Sadly enough, I did not celebrate Teen Read Week this year.

I just started a new job as a youth services librarian a few weeks ago. Before I started, I was making all of these plans about things that I wanted to do and what teen services needed a lot of work. My friend, who is also a youth librarian, tried to convince me to not make any plans for at least six months because chances are, I’ wouldn’t’ be able to accomplish any of them. Of course, I’ didn’t’ listen. I was going to hit the ground running. That’s what I did. Tried to do. And now I’m running through molasses.

She was completely right. Almost a month after starting,’ I’ve’ done more work for toddlers than I have for teens. It turns out that the job that I thought was going to be teen-centric is more birth-through-teen-centric. Okay, no big deal. I can work with that. Little kids are adorable, and I love storytime. Plus, I have a middle school anime group that the high school anime group organizes. It’s not a whole lot of work for me, but at least I’m getting face-time. Read More →

I’m the first Teen Services Librarian my library has ever had. When I started, we had a YA fiction collection and a week-long summer knitting camp for middle schoolers, but that was it. No book lists. No staff presence near the YA books. No programs, no TAB, no teen summer reading club. That’s now changed. Over the last two years, I’ve built a lot.

Since YALSA President Jack Martin’s theme for the year is “Connect, Create, Collaborate,” I thought it was a good time to reflect on some of the ups and downs of creating a teen services program (nearly) from scratch. My hope is that it’ll inspire others in similar positions and maybe even give us a way to connect and collaborate to learn from one anothers’ experiences. Read More →

Now that fall has arrived and school has started again, life is returning to normal after a hectic summer. I just reached my two-year anniversary at my library (the longest I’ve ever worked for one organization!), so I’m finding myself in a contemplative mood, reflecting on what I’ve accomplished and where I’d like to go from here. With everyone back in town after summer vacations, it seems like it’s time to connect or reconnect with other youth-serving organizations in my community.

While building these connections can take time, I know that they’re going to help me reach teens who aren’t already using the library — and that’s how I make my program grow! When I’m feeling overwhelmed, I just think about it in small steps: I have time for one extra email today. I can make time for a meeting this month. I can work on this project for these fifteen minutes I have before lunch, and if I do that each day this week, I’ll have made significant progress.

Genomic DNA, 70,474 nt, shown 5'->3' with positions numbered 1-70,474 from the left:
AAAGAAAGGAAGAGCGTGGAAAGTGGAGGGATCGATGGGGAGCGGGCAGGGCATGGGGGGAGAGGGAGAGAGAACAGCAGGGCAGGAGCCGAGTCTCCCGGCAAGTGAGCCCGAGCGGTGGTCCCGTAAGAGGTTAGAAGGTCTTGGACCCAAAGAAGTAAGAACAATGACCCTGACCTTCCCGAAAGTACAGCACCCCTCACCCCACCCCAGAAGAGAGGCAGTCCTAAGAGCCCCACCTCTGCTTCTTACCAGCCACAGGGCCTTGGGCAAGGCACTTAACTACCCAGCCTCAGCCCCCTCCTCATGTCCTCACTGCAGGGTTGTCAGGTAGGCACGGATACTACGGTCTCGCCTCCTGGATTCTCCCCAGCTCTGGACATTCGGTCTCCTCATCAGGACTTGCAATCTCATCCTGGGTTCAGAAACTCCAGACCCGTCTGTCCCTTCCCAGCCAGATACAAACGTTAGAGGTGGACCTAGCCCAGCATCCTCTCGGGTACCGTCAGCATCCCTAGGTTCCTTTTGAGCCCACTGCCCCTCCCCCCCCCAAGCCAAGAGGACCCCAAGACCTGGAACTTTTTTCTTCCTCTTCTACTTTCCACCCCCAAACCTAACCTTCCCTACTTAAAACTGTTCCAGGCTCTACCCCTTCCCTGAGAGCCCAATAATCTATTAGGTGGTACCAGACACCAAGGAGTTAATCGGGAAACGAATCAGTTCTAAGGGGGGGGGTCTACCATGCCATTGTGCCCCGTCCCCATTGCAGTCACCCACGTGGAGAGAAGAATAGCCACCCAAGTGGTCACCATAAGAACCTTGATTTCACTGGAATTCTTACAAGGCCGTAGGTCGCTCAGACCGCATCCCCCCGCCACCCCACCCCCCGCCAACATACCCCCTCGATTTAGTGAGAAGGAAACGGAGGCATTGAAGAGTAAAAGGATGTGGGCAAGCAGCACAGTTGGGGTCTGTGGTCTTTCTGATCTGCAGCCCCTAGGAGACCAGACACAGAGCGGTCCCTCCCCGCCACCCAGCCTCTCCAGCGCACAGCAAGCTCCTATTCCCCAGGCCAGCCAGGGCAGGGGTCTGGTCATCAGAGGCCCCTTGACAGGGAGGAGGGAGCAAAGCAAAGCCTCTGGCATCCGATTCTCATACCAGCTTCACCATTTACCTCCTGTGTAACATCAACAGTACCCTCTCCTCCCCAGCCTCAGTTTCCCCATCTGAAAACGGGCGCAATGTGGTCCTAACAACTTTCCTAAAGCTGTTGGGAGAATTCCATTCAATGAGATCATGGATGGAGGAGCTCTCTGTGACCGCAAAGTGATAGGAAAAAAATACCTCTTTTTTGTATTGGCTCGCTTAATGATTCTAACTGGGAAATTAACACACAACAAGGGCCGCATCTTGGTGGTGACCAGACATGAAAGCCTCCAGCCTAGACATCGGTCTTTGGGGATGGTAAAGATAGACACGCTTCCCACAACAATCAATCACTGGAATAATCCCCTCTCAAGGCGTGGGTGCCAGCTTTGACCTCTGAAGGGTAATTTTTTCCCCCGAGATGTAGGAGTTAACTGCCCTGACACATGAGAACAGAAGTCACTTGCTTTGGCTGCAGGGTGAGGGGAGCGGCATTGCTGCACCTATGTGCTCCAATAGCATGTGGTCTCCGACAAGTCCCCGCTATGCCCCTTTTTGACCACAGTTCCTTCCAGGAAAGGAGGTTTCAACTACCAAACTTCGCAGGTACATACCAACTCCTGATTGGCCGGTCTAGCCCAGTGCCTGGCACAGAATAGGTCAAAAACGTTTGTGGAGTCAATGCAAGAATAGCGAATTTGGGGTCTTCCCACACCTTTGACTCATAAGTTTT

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Even if you don’t work in a school media center, I’m guessing your life still tends to run on an academic schedule when you work with teens. So welcome to the new school year! Here’s what I think might be interesting, useful, or intriguing to you and your patrons this month.

  • If your teens are interested in what’s new in the going green movement, have them look more globally to see what’s going on. In coastal Ecuador, young people from farming families are heading up efforts to save, cultivate, and redistribute heirloom seeds to revitalize the environment and help farmers prosper. Part of an organization called FOCCAHL, 20-year-old Cesar Guale Vasquez travels throughout nearby areas collecting seeds from farmers and also hosts swapping events so that farmers can trade seeds with each other in order to have more vibrant and diverse crops. Now take that for inspiration and add to it your own library’s resources on climate change, farming, and nutrition and plan an interesting program that combines science with activism and see what your advisory board wants to do with it. Many libraries now are creating their own seed libraries, and whether they’re for wildflowers or corn, they can be a great way to bring communities together, get young people to work with older people, and freshen up your local environment while doing your small part to keep the world cleaner and greener.
    Matthews, J. (2012). Ecuador’s seed savior. World Ark, May 2012: 10-15. Read More →